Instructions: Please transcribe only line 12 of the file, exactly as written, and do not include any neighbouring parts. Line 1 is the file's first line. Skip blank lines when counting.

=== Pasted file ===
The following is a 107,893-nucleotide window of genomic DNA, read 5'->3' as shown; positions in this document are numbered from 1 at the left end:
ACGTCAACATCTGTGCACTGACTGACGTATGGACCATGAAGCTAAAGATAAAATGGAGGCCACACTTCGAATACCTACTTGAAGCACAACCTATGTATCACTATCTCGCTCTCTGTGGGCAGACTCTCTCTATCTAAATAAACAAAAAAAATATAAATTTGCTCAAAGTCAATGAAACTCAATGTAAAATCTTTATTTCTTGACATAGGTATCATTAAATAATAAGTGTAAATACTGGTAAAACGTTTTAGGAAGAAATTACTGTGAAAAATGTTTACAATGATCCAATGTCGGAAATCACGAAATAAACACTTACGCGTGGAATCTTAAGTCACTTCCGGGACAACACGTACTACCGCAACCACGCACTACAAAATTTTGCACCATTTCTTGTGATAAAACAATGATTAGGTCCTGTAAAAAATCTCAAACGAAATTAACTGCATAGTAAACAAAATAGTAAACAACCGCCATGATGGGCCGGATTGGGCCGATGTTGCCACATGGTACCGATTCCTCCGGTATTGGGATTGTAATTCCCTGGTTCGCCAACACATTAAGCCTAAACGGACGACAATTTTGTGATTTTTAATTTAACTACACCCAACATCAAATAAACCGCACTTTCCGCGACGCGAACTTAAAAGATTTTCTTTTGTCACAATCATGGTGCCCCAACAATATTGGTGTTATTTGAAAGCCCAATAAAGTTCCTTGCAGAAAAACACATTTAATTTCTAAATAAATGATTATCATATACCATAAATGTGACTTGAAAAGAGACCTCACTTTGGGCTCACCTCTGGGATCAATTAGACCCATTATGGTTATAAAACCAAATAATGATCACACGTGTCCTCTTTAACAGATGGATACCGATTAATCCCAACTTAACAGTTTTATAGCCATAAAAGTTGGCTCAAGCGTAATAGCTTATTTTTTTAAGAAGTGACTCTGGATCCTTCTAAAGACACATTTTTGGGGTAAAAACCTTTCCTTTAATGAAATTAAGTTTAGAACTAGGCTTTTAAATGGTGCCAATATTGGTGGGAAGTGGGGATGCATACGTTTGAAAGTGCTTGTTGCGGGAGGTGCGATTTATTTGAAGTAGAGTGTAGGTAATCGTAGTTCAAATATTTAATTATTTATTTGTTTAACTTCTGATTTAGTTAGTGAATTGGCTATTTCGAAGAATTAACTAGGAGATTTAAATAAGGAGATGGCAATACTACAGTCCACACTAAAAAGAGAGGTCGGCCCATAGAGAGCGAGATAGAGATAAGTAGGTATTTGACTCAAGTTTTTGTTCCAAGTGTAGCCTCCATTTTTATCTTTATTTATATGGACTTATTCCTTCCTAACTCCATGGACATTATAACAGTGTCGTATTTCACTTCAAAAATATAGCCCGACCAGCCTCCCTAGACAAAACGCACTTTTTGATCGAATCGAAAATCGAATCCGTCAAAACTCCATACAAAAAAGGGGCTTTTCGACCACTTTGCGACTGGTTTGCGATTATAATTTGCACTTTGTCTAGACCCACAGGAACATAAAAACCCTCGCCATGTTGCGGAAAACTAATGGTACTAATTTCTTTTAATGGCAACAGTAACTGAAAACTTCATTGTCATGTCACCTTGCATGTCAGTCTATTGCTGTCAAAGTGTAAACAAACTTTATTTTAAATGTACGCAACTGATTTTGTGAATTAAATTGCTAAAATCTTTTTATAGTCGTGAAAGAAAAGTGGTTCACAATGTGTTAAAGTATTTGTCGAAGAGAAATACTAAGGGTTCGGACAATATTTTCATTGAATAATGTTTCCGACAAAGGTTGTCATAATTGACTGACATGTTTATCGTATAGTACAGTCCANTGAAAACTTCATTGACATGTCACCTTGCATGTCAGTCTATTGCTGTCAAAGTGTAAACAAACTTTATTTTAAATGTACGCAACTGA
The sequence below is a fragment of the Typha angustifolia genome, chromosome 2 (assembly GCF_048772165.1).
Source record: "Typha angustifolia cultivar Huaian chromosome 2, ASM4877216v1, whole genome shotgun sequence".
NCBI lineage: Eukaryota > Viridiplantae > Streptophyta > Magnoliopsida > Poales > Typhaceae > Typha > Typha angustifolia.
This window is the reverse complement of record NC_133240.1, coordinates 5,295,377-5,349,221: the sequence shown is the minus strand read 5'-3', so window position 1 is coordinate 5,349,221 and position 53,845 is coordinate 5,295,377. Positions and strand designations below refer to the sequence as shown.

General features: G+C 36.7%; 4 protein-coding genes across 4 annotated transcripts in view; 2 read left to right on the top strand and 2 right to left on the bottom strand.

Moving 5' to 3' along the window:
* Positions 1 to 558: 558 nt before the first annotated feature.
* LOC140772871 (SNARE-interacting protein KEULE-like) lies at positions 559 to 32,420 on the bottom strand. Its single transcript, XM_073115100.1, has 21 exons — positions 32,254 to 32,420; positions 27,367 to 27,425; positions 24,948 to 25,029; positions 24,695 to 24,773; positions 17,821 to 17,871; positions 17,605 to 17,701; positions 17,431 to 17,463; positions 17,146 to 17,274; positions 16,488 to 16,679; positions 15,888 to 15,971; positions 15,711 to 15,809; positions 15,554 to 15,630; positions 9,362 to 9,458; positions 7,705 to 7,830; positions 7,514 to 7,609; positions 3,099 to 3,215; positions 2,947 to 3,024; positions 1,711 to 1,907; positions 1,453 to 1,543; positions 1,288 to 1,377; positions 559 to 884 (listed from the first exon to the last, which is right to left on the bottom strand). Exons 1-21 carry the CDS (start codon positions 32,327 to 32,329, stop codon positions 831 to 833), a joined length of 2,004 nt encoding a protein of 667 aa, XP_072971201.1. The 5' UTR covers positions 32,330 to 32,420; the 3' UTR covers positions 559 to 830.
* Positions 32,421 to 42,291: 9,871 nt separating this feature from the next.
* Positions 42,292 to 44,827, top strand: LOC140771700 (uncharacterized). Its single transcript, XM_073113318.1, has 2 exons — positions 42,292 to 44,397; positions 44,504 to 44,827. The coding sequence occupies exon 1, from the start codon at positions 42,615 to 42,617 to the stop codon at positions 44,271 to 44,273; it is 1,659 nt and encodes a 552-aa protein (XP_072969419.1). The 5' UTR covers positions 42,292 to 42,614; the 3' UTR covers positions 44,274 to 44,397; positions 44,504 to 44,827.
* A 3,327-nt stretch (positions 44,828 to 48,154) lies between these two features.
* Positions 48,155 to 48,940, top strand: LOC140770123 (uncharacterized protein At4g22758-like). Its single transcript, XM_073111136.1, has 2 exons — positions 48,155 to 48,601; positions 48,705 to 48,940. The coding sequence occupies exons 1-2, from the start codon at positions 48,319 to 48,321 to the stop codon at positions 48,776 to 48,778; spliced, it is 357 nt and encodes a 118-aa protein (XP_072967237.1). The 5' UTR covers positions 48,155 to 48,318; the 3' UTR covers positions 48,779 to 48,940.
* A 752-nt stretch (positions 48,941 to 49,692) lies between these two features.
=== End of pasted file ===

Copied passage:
* Positions 42,292 to 44,827, top strand: LOC140771700 (uncharacterized). Its single transcript, XM_073113318.1, has 2 exons — positions 42,292 to 44,397; positions 44,504 to 44,827. The coding sequence occupies exon 1, from the start codon at positions 42,615 to 42,617 to the stop codon at positions 44,271 to 44,273; it is 1,659 nt and encodes a 552-aa protein (XP_072969419.1). The 5' UTR covers positions 42,292 to 42,614; the 3' UTR covers positions 44,274 to 44,397; positions 44,504 to 44,827.